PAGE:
Published March 30, 2011
With an aggressive plan that has put businesses on notice, the White House has recently targeted the country's biggest energy guzzlers: skyscrapers and buildings. Hospitals, universities and colleges, too.
Commercial and industrial buildings suck up about 49% of the country’s energy supply, worse than cars and trucks, says the Department. of Energy.
President Barack Obama has tapped former President Bill Clinton and General Electric (GE) chief executive Jeffrey Immelt to lead the way in cutting buildings’ energy usage by a fifth over the next decade.
The plan? Hundreds of millions of dollars in tax breaks, government loans and grants. Who pays? Oil companies, with potentially $39 billion in tax hikes.
Ironically, the Government Accountability Office says the federal government is the nation’s single largest energy consumer, its buildings making up 35% of the government’s energy consumption.
Government officials, though, say the Administration and the U.S. Congress have already been pressing for more energy efficient standards for the federal government. In October 2009, the President signed an executive order "that sets sustainability goals for Federal agencies and focuses on making improvements in their environmental, energy and economic performance."
The plan relies on targets for greenhouse gas emissions and things like less water and government car usage for federal workers.
Still, the president has merely set targets here for government agencies, targets which federal workers can easily blow off. Whereas oil companies face the cudgel of tax hikes, and those who get the tax breaks for green energy can squander them, too.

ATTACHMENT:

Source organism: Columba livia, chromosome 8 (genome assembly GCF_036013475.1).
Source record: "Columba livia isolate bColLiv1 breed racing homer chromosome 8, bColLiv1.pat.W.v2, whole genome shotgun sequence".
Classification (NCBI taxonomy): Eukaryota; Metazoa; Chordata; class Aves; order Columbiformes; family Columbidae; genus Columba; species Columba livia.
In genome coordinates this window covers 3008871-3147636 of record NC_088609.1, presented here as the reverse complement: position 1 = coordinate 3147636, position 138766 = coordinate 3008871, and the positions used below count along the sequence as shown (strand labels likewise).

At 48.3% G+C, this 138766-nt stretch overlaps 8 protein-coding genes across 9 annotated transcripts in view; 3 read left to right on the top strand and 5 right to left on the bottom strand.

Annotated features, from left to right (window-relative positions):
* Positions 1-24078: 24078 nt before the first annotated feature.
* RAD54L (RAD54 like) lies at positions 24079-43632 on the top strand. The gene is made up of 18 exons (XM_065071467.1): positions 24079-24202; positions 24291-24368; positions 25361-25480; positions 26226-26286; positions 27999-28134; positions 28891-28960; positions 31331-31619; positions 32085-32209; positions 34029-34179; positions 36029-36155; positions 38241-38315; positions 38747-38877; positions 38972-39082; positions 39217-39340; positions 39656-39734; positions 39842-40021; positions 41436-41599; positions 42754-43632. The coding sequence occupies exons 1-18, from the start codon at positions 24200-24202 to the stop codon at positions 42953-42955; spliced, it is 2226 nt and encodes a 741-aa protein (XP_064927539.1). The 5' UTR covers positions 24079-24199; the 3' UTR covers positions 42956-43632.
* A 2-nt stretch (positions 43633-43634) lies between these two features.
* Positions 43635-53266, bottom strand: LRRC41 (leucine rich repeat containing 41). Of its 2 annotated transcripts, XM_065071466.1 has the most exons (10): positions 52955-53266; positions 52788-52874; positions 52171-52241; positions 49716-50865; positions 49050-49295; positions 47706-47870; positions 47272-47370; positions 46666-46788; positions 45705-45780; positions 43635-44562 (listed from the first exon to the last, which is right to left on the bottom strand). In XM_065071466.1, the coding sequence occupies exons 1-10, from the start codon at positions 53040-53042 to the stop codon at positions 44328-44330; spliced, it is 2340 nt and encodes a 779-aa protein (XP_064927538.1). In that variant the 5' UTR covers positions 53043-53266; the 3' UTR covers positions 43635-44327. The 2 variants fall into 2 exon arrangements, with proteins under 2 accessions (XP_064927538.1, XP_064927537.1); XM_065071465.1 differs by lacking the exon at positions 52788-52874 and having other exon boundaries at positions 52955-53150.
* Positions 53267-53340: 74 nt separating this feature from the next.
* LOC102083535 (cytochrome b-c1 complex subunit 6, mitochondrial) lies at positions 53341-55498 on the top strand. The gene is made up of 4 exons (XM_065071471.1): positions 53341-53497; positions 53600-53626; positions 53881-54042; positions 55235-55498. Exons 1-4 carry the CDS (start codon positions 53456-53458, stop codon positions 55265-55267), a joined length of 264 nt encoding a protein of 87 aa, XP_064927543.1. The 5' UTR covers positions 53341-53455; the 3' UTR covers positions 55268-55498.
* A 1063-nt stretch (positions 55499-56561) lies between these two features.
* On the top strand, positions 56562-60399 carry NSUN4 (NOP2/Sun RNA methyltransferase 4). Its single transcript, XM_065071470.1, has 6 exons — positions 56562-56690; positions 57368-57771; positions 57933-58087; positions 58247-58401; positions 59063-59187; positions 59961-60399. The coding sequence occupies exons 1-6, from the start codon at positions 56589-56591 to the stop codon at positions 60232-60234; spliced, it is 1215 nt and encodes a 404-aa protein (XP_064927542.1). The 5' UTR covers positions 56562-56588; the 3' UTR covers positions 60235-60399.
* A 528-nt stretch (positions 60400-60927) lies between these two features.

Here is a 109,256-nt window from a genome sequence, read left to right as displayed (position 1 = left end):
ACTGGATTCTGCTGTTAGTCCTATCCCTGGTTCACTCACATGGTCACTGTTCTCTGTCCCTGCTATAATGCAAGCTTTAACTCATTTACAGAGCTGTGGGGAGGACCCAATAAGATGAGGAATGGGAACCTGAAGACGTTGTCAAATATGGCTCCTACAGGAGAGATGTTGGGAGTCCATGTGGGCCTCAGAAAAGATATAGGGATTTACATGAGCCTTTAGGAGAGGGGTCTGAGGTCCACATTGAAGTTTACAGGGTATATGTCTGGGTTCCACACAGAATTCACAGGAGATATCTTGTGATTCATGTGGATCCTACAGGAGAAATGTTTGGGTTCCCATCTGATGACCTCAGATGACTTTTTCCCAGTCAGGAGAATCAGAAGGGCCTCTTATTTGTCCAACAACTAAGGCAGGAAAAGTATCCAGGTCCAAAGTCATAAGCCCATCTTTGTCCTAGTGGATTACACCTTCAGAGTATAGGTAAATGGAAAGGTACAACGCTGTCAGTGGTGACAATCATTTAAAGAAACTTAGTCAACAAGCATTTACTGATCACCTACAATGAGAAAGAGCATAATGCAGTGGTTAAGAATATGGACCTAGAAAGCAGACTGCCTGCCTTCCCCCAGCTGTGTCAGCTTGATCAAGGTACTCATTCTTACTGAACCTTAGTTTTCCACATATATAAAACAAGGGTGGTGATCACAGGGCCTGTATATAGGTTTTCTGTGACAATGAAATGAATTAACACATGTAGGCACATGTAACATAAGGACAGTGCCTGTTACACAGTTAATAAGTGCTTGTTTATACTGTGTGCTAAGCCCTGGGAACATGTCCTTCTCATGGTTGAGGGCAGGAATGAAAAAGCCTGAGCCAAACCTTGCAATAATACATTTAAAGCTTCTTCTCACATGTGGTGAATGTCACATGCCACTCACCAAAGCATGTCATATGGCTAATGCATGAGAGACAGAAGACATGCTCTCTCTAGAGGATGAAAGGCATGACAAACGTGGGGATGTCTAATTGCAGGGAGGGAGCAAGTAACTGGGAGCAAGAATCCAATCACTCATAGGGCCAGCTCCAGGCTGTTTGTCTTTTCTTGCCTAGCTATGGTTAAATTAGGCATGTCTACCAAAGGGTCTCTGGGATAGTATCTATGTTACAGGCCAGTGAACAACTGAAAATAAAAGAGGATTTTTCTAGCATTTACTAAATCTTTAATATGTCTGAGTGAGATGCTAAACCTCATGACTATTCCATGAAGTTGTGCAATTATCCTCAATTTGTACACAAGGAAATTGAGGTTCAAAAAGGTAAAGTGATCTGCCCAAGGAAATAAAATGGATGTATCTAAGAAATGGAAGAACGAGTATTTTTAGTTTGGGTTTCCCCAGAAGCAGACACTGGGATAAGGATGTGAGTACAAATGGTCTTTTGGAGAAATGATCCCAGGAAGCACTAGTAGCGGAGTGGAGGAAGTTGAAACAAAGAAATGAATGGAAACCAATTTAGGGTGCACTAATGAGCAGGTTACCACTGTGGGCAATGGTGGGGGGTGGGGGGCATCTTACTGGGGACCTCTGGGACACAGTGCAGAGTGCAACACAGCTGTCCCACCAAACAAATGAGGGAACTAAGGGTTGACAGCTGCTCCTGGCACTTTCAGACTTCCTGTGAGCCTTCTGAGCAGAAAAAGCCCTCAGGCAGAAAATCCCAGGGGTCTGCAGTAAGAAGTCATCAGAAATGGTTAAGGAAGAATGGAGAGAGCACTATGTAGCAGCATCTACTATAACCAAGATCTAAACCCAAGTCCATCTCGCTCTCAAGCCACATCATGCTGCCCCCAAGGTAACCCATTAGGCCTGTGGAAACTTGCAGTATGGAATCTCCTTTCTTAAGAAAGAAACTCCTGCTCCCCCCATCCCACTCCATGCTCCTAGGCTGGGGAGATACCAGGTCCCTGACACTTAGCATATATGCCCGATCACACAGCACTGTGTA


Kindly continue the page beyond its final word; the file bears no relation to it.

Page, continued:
Meanwhile, many federal buildings needlessly waste energy by not doing the basics — like turning off the lights at night. (Not asking for the government to make the country look like North Korea, just to be more aware of what they do when telling others what to do.)
But ironically, as the government finger wags the private sector to be more energy efficient--ready to drop on Corporate America's head the blacksmith anvil of the US tax code to get its way--companies like Honeywell International, IBM, and yes Wal-Mart are making loads of money selling to the energy hogs in the government energy-efficient technology, so as to stop wasting taxpayer money.
FOX Business visited a green building on Wall Street with the biggest player in this space, the president of Honeywell International’s (HON) energy division, which is showing companies one of the most powerful incentives of all -- how energy efficiencies can protect their bottom lines.
The Energy Guzzlers
Homes consume about 22% of the nation’s energy, versus 49% for commercial and industrial buildings, says the Department of Energy. And not surprisingly, commercial and industrial buildings waste energy, big time.
Commercial buildings account for “nearly 18% of our greenhouse gas emissions,” Energy says in its annual Energy Outlook. “On average, 30% of the energy used in commercial buildings is wasted."
The president’s budget aims to slash about $39 billion in subsidies for oil and gas companies in order to pave the way for new tax incentives for “green energy” for buildings.
White House officials have already said the President was “committed” to paying for these investments by eliminating subsidies for the oil and gas industry.